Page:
Dry Ice is very cold
• It has a temperature of -109˚ F
• Always use in a well-ventilated area to prevent CO inhalation.
• Always use a glove or towel to handle dry ice. Any direct contact could result in frostbite.
• Do not store in a vapor-tight container. Dry ice evaporates and could cause extreme pressure build-up in the container.
• Get prompt medical attention for either frostbite or inhalation.
• For possible frostbite, place frozen part in warm water and see a doctor immediately.
• If a person loses their breath due to inhalation, quickly lead the person away from the fumes to get some fresh air.
Dry Ice storage
• Dry ice cannot be stored in the freezer or refrigerator. It is much colder and will not hold.
• Store dry ice in an insulate container.
• Fill all voids in the container with newspapers or towels.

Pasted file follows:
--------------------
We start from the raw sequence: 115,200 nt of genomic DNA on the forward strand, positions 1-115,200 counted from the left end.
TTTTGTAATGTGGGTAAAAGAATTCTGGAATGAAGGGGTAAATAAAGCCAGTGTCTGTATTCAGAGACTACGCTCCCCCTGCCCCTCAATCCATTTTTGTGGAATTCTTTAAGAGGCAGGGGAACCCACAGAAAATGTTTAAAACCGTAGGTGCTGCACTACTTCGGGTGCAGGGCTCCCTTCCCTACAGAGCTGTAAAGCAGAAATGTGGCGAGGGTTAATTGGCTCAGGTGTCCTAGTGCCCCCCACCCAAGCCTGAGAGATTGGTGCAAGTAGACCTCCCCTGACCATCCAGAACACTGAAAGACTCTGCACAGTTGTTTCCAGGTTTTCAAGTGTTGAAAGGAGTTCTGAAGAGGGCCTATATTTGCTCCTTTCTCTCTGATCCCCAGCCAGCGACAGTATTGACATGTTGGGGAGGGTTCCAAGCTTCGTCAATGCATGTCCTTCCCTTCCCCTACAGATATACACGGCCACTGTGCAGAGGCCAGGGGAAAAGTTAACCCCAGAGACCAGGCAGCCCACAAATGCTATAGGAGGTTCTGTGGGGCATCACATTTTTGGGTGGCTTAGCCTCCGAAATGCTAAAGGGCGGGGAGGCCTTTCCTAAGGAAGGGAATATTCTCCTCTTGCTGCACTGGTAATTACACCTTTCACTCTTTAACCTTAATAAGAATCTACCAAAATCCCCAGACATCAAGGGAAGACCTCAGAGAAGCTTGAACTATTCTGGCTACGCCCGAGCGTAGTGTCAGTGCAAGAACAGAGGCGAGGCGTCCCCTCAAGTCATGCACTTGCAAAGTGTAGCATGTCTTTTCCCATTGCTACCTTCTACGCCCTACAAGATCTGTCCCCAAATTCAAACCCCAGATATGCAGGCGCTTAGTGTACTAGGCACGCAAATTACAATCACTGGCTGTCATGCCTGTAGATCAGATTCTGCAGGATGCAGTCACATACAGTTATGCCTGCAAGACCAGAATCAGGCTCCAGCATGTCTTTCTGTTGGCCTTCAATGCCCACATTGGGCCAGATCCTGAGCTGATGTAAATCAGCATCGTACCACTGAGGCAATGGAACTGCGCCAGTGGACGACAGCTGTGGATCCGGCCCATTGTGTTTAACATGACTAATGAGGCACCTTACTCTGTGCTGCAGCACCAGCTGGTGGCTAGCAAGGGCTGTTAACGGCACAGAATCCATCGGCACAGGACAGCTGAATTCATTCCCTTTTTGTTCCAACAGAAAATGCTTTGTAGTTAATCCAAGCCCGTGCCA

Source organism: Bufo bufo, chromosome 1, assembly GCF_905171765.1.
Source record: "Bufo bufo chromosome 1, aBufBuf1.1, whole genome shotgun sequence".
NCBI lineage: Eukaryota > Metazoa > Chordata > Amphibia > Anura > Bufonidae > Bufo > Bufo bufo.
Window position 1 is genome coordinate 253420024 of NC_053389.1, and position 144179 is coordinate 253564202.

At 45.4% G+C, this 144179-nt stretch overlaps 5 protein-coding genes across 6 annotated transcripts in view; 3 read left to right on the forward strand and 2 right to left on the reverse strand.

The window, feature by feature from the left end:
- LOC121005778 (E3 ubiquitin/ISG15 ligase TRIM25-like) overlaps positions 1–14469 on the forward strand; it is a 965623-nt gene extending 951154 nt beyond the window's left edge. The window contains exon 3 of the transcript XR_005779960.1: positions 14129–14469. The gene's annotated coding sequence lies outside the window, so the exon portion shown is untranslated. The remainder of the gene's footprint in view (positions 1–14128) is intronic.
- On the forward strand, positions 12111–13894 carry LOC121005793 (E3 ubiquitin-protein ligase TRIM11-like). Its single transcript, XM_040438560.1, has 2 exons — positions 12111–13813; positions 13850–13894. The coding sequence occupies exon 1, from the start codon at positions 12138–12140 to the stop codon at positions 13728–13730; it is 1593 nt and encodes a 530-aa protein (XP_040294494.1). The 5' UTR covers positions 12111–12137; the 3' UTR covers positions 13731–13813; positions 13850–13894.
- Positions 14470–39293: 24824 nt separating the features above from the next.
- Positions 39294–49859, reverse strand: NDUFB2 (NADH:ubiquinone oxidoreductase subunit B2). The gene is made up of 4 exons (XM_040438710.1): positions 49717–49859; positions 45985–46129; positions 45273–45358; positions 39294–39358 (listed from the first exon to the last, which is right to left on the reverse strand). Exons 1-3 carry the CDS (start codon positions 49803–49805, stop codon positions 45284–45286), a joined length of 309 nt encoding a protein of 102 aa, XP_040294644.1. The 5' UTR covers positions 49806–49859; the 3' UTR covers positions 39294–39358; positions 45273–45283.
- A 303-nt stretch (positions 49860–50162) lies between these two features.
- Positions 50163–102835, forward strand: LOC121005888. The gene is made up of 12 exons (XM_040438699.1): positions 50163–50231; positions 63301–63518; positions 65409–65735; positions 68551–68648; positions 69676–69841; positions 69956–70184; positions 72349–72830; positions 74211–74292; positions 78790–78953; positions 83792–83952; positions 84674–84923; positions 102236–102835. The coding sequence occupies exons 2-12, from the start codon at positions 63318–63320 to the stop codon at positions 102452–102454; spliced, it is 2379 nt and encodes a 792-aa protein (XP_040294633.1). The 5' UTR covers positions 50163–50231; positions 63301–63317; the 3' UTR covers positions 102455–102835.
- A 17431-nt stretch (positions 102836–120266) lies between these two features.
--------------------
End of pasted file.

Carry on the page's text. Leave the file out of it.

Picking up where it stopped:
• Cover the container allowing only a small gap for ventilation.
Using dry ice for effect
• Dry ice does not melt, it evaporates!
• FOG: Fill a container with HOT tap water. The higher the water temperature, the better the fog effect. Use small chunks of dry ice at a time. If the chunks are too big, the water will begin to glaze over the dry ice and decrease fog production. Fog will stop if the water becomes too cold or the dry ice has evaporated; therefore add more chunks of dry ice or change out the water with fresh HOT water.
• PUNCH BOWLS: Wrap small chunks of dry ice in a cheese cloth and drop into the punch bowl. If any of the dry ice is used in individual glasses, DO NOT let the dry ice come in contact with your guest’s mouth.